Narrowing the educational gap between deaf and hearing children

20 05 2011

According to the 2009 statistics from the Royal National Institute for the Deaf (RNID), 840 babies are born each year in the UK with significant deafness, and 20,000 children aged 0 to 15 years are moderately to profoundly deaf. Despite this, educational provision for these children has been identified as being limited.

In light of this the Deafness Cognition and Language Research Centre at UCL (DCAL) held a debate on the gap between deaf and hearing children’s educational achievements on 10 May. The debate was well attended and dynamically argued.

Article continues….

The NDCS have a number of news articles and events on opportunities and services for deaf children and their families. Ian’s blog, Campaigning for Deaf Children, is a great resource for news on what’s happening on the ground, so check it out!

The amazing Major Phil Packer

22 04 2010

Major Packer lost the use of his legs in Afghanistan and raised over £700,000 last year by completing the London Marathon in 2 weeks, on crutches, for the Help for Heroes campaign.

This year, he plans to complete 26 miles in 26 hours for 26 charities, in the Virgin London Marathon on 25 April 2010. Each mile is dedicated to a charity helping disadvantaged people. Mile 3 is dedicated to the National Deaf Children’s Society.  A deaf 17 year old, Jade Potter, will be completing the 3rd mile alongside Phil. Phil’s best friend Duncan is deaf, and he clearly remembers the frustrations and difficulties Duncan experienced when he was younger.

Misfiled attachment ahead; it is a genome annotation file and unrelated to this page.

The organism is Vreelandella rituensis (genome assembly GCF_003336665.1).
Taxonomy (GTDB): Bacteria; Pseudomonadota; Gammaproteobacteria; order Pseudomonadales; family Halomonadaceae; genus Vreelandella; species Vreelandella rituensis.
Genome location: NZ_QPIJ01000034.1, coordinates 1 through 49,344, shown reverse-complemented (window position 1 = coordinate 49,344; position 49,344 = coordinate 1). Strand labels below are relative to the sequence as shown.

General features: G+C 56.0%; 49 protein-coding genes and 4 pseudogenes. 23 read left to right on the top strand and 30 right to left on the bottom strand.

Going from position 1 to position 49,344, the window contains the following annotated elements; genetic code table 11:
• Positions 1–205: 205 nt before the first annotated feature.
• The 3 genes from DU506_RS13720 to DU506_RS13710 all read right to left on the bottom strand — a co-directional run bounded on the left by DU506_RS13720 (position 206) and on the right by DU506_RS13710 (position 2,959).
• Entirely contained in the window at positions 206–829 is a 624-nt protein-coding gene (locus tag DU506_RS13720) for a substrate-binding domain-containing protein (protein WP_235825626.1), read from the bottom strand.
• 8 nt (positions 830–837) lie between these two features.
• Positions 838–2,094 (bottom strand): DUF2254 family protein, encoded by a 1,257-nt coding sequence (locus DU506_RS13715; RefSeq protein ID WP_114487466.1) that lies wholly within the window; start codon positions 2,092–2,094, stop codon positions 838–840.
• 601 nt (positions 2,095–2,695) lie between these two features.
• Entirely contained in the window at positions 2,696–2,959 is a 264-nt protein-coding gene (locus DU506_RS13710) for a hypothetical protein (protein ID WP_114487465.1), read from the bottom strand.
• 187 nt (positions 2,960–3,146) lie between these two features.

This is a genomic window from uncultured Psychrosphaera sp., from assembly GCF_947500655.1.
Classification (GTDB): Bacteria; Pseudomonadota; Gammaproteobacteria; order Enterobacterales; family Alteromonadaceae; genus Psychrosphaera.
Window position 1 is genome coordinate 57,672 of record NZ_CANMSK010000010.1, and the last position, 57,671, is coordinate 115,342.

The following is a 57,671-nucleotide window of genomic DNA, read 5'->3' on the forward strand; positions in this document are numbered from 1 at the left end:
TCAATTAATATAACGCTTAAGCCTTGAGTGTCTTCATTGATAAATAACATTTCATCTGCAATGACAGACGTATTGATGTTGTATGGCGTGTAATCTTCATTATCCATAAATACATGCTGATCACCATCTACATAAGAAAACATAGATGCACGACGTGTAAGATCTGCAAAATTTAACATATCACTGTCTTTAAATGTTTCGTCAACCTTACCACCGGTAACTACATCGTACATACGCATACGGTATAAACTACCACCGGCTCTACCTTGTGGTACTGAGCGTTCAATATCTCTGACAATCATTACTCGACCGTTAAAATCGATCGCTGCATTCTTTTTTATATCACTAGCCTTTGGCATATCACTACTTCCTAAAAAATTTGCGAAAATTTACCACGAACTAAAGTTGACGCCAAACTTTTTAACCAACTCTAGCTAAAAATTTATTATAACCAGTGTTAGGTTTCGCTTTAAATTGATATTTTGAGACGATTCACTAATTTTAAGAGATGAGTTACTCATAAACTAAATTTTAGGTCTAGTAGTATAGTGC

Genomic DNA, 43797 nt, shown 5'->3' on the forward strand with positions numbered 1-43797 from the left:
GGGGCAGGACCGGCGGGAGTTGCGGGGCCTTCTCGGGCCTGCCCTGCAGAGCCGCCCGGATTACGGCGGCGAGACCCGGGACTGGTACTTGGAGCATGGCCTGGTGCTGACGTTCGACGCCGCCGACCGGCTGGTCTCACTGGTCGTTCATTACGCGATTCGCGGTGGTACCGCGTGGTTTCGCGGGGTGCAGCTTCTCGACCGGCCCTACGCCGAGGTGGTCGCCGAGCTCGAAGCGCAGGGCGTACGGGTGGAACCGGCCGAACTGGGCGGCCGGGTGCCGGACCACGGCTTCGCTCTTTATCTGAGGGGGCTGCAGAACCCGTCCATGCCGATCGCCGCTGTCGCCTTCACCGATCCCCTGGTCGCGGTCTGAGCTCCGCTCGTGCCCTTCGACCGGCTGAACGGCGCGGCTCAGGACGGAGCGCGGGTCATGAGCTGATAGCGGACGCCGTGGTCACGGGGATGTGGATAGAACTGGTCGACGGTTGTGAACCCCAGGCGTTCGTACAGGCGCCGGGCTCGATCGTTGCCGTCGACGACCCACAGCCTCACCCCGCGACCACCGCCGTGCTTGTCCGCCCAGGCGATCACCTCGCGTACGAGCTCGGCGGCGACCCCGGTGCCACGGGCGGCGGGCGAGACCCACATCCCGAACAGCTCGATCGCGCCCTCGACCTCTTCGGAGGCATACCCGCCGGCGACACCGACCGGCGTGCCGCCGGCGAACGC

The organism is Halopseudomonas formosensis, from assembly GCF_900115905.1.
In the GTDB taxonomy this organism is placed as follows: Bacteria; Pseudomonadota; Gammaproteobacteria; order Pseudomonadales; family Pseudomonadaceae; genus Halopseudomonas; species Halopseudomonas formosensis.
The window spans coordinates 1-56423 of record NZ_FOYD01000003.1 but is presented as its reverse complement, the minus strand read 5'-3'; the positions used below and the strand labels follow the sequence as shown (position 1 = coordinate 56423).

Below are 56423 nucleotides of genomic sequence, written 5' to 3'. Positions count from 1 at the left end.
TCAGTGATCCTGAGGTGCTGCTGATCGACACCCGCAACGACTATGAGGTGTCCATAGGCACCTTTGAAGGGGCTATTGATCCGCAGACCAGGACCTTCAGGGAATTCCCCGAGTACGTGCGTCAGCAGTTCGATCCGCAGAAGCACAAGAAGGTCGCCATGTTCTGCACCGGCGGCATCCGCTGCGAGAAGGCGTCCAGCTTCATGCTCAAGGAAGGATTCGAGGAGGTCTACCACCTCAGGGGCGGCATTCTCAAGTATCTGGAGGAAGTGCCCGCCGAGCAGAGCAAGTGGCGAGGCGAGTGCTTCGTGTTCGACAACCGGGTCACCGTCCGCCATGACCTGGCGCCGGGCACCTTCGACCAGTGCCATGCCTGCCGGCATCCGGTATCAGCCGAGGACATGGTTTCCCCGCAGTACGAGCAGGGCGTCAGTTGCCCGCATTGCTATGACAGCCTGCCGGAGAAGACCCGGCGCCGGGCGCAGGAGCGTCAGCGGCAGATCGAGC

If you’d like to donate money for Phil’s 3rd mile, and help NDCS support young deaf children, you can do so here. You can also post a badge to your Facebook profile to raise awareness – there are only three more days to go!

New cinema advert for accessible screenings

11 05 2009

A new cinema advert aimed at raising audience awareness of the availability of subtitled and audio described screenings at UK cinemas will hit the big screen next month.

You can view the ad HERE.

UK cinemas lead the world in making their sites accessible to people with disabilities. More than 300 UK cinema sites have facilities to provide both subtitled and audio described films for people with hearing or sight problems respectively. And the number of subtitled film screenings per month now stands at around 2,000 nationwide, with more than 700 films now available in accessible formats.

But despite this provision, levels of attendance of many screenings remain low. The new ad – produced by Creative Mwldan with the support of a range of cinema industry interests – is an attempt to address that, and is aimed as much at the friends and family of those with such disabilities and the disabled customers themselves.

Looking forward to the new ad campaign, CEA Chief Executive Phil Clapp said:

I am hugely grateful to industry colleagues for all of their support in bringing this advert to the screen. We very much hope that it will encourage a large number of customers with disabilities to recognise that the cinema is for them as much as it is for any other member of the public.

Welcoming this initiative, Lesley-Anne Alexander, Chief Executive of the Royal National Institute of Blind People said: